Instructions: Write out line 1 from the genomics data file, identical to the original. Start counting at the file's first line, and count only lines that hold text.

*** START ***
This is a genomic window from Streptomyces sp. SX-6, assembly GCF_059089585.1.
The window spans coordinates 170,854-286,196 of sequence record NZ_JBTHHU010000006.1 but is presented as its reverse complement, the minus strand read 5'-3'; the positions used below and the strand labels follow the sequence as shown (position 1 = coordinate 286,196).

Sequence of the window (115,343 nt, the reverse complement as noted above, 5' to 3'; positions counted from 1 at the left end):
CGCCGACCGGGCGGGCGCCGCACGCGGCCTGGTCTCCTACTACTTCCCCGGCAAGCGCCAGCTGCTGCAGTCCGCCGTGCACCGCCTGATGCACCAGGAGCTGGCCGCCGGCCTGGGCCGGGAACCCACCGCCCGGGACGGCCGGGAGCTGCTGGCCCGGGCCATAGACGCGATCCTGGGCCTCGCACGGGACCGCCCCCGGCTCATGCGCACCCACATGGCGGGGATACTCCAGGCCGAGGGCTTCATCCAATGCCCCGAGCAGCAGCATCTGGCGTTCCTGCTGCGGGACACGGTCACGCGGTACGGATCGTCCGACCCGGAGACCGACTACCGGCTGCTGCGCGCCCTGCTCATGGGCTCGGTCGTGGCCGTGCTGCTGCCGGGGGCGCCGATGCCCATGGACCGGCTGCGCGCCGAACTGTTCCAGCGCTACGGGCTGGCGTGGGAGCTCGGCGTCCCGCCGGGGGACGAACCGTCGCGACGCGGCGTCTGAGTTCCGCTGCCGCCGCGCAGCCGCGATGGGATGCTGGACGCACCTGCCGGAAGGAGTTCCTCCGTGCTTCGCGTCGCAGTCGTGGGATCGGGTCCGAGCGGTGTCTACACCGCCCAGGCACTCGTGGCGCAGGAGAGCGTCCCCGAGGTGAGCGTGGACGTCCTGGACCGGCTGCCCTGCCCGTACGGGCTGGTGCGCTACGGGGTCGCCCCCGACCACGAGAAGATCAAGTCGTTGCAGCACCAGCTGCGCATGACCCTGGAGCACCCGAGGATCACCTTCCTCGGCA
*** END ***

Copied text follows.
This is a genomic window from Streptomyces sp. SX-6, assembly GCF_059089585.1.